The words and music to the Christmas song Little Drummer Boy was composed by Katherine K. Davis, Henry Onorati and Harry Simeone in 1958. The lyrics of Little Drummer Boy consist of no less than 21 rum pum pum pum' - a major part of the song and therefore presenting an apparently easy task for the lyricist! However, Little Drummer Boy has been a huge hit for several artists. The most notable rendition was created by the most unlikely combination of Bing Crosby and David Bowie. This version of Little Drummer Boy was a massive hot for the artists and was in fact Bing Crosby's most successful recording since the legendary White Christmas.

Religious symbolism of The Twelve Days of Christmas

    1 True Love refers to God

    2 Turtle Doves refers to the Old and New Testaments

    3 French Hens refers to Faith, Hope and Charity, the Theological Virtues

    4 Calling Birds refers to the Four Gospels and/or the Four Evangelists

    5 Golden Rings refers to the first Five Books of the Old Testament, the "Pentateuch", which gives the history of man's fall from grace.

    6 Geese A-laying refers to the six days of creation

    7 Swans A-swimming refers to the seven gifts of the Holy Spirit, the seven sacraments

    8 Maids A-milking refers to the eight beatitudes

    9 Ladies Dancing refers to the nine Fruits of the Holy Spirit

    10 Lords A-leaping refers to the ten commandments

    11 Pipers Piping refers to the eleven faithful apostles

    12 Drummers Drumming refers to the twelve points of doctrine in the Apostle's Creed

The famous Christmas song Rudolph the Red-Nosed Reindeer started life as a poem created by an American advertising executive Robert May. He was requested to produce a poem that could be given away to children by the Santa Claus employed by Department Stores at Christmas! Working as an Advertising Executive Robert May had a natural flair with words and was able to compose the Rudolph the red-nosed reindeer poem which was specifically designed to appeal to children. This marketing ploy was a massive success and approximately 2.5 million Rudolph, the red-nosed reindeer poems were given away in the first year of its publication! In 1949 the singer Gene Autry recorded a musical version of Rudolph the Red-Nosed Reindeer composed by Johnny Marks.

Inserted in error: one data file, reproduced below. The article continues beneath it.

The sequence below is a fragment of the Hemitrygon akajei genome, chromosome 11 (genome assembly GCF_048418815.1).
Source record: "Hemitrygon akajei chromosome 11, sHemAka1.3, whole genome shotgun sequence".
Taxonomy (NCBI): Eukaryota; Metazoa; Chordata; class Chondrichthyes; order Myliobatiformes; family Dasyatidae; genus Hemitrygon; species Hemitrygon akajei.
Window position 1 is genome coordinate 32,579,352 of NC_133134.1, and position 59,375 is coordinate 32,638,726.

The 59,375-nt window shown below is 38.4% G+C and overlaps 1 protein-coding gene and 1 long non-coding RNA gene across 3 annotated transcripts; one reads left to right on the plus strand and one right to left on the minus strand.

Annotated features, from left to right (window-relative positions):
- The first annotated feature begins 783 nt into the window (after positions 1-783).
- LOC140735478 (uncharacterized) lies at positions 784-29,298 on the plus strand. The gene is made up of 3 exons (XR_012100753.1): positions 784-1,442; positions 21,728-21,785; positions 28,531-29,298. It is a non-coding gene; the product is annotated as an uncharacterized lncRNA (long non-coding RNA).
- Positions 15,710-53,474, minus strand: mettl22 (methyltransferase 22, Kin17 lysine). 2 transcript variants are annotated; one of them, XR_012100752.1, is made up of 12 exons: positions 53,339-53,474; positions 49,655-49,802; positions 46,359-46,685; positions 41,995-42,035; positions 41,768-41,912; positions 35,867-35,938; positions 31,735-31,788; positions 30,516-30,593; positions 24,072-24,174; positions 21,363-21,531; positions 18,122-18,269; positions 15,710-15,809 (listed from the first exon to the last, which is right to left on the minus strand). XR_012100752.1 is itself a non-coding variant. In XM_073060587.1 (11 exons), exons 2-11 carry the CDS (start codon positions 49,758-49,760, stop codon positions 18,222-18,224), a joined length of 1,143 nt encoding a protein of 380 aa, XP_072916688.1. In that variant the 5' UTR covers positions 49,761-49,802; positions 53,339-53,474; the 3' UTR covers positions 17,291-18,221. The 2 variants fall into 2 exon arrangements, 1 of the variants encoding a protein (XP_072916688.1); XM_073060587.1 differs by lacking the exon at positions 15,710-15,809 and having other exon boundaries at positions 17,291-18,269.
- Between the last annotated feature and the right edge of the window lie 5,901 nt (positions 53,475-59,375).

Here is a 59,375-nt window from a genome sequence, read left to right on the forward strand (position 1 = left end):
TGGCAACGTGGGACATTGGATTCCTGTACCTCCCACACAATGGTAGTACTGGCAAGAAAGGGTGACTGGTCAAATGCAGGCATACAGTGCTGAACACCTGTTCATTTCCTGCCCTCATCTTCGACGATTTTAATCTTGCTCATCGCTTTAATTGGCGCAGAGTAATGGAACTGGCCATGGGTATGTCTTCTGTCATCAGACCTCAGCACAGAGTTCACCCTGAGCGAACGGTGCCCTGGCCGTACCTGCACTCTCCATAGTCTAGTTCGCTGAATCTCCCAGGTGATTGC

The famous Christmas song Winter Wonderland was first published in 1934. The composer was Felix Bernard (1897-1944) and the lyricist was Richard B. Smith (1901-1935). Probably the most popular versions of this classic Christmas song, Winter Wonderland, were recorded to high acclaim by the Andrews Sisters and Perry Como. The lyrics of Winter Wonderland have undoubtedly contributed to the magical vision of snow at Christmas together with the tradition of building snowmen and therefore turning fantasy into reality by creating a real Winter Wonderland.

The song White Christmas is undoubtedly one of the most famous and popular of all the Christmas songs. The music and lyrics for White Christmas were written by Irving Berlin in 1942 and originally featured in the movie Holiday Inn starring Bing Crosby. The lyrics of White Christmas struck a chord with the soldiers fighting in the Second World War and their families who were waiting for them back home. The song and recording of White Christmas by Bing Crosby with John Scott Trotter's orchestra and the Ken Darby Singers was so popular that it was later reprised in the movie called after its name - White Christmas. The film White Christmas once again starred Bing Crosby together with Danny Kaye, Rosemary Clooney and Vera-Ellen.